1936: Introducing the Colored Blue Terriers

However, all-white dogs had several medical issues. We’re talking about deafness (more than 20% of white Bull Terriers suffer from it), various skin allergies, rash and itching from bites, and more. That’s why in 1936, colored Bull Terriers were established and recognized as a standalone breed by the AKC. Right now, brindle is the dominant color, but other shades and hues are accepted as well.

For example, Bull Terriers can be brindle and white, red and white, black brindle and white, and white black and tan, to name a few. But no matter the colors, you’ll still get roughly the same robust, witty dog with great love for the outdoors. The triangular eyes, erect ears, and unique shape of the head will also be the same.

Bull Terriers Today: Rescuers and Service Dogs

Bull Terriers are incredibly gifted, capable dogs. When they put their mind to something, they get it done. A truly multi-talented breed, the Bull Terrier is often recruited to be part of bomb detection teams. They also excel at search-and-rescue missions. And then we have Bull Terriers performing the roles of therapy, assistant, and service dogs. Also, thanks to the loud bark, Bull Terriers are excellent guardians.

Their strong, muscular body, fearless nature, and distrust toward strangers help them scare potential thieves away. These days, Bull Terriers often compete in various dog competitions as well. Yes, they have gone a long way from being fight dogs! These four-legged champs like to be of service and are ready to go that extra mile for their owners. With that, Bull Terriers are free thinkers and often pick fun over discipline.

Frequently Asked Questions

Do Bull Terriers Make Good Pets?

True, Bull Terriers can be headstrong, stubborn, and a bit too playful, but in the right hands, they can be near-perfect pets. Bull Terriers are incredibly faithful and always put loved ones first. Affectionate, joyful, and ready to join you on a jog, hike, or camping trip, they are agile, enduring, and powerful. That makes BTs the right choice for an active family.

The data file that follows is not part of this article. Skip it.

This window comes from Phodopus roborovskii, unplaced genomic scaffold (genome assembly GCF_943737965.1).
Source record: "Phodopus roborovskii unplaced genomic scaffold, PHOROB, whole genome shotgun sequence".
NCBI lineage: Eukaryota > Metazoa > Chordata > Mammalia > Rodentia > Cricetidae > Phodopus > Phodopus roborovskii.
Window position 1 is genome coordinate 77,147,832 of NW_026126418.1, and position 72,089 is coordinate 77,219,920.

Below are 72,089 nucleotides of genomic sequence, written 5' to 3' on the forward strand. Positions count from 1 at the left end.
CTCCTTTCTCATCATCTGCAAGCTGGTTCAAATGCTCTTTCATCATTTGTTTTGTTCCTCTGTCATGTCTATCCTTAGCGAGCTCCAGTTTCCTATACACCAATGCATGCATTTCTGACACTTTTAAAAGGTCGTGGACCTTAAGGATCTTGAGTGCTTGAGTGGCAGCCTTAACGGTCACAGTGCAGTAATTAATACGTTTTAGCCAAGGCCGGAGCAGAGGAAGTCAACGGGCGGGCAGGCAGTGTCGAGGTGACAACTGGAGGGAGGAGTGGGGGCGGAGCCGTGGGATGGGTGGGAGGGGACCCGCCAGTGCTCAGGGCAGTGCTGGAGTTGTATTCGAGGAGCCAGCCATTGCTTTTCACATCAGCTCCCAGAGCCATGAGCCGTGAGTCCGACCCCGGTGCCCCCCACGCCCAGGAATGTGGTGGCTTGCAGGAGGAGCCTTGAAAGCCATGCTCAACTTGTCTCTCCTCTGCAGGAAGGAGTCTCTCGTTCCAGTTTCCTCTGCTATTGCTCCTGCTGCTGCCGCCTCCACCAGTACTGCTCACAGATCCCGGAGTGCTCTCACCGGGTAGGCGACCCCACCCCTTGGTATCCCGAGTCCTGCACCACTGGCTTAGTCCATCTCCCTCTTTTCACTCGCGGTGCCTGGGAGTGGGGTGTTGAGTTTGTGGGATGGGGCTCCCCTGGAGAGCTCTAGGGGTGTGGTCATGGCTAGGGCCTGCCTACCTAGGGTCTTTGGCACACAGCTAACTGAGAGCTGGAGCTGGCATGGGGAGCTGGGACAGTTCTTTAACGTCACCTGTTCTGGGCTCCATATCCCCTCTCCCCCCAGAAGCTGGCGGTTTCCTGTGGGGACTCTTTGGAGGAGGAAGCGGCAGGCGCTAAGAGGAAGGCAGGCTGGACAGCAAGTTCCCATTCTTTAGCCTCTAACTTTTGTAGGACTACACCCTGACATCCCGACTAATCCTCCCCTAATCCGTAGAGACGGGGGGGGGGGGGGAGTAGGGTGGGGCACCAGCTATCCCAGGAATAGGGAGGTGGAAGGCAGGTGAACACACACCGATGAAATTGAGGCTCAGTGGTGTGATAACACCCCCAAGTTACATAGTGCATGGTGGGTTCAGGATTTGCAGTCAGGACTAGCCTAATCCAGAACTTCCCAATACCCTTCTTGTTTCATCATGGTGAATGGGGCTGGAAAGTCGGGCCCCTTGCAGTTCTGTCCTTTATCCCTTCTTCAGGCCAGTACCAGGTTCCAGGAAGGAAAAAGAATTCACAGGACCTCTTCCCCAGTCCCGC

Still, as the owner, you will have to put time, effort, and patience into early socialization and training. To achieve success, it’s important to be a leader with a firm hand and use positive reinforcement to encourage the doggo. Also, daily mental stimulation is just as important as physical exercise. These dogs really like tracking, agility, and other obedience sports.

a bull terrier dog takes a treat from the trainer
Image By: MVolodymyr, Shutterstock

Are They Safe Around Children?

Bull Terriers are energetic, active, and slightly mischievous canines that don’t mind goofing around sometimes. And those trademark “eggheads”, pointy ears, and tiny eyes make them super cute. So, does that mean Bull Terriers are kid-friendly? No, not quite: despite their sweet, loving temperament, these buds aren’t very patient or tolerant with children. That’s why they’re more suited for families with adult kids, not toddlers.

Furthermore, Bull Terriers aren’t at all welcoming toward other dogs (although they don’t mind meeting new people). As mentioned, this is a “side effect” from the pit fighting past. Therefore, make sure never to leave a Bull Terrier one-on-one with another pup without proper supervision. Otherwise, one of the furry buds might end up getting hurt!

How Do You Take Care of This Doggo?

Bull Terriers are low-maintenance, trouble-free dogs. By nature, they are frisky, inquisitive, and upbeat, always ready to do something fun with their owners. So, if you spend at least an hour or two with the Bull Terrier per day, that will keep the pup’s joints, muscles, and immune system in great shape. On average, they live for 12–13 years and suffer from patellar luxation, dysplasia, kidney failure, and deafness.

To help the doggo stay healthy, make sure to visit a veterinarian once in 6–8 months. Also, only feed it premium-quality food that doesn’t include any filler ingredients. And let’s not forget about grooming! By taking proper care of the Bull Terrier’s fur, skin, eyes, ears, and nails, you’ll be able to avoid most health issues.

Final Thoughts

Bull Terriers haven’t always been sweet-tempered, faithful, or good around humans/other pets. Bred to fight fellow dogs as gladiators (often to death), they were angry, overly aggressive, and standoffish. However, once bull baiting and pit fighting became illegal, Bull Terriers got a chance to leave their horrible past behind and find a new purpose as companions, rescuers, and sniffers.

These “eggheads” are a great example of a diamond in the rough. While they can be a bit stubborn, free-willed, and destructive, with proper training, it’s very well possible to shape them into amazing pets. Early socialization, positive reinforcement, and patience—that’s how you turn a former pit fighter into a loving, caring, and happy canine citizen!

Featured Image Credit: tratong, Shutterstock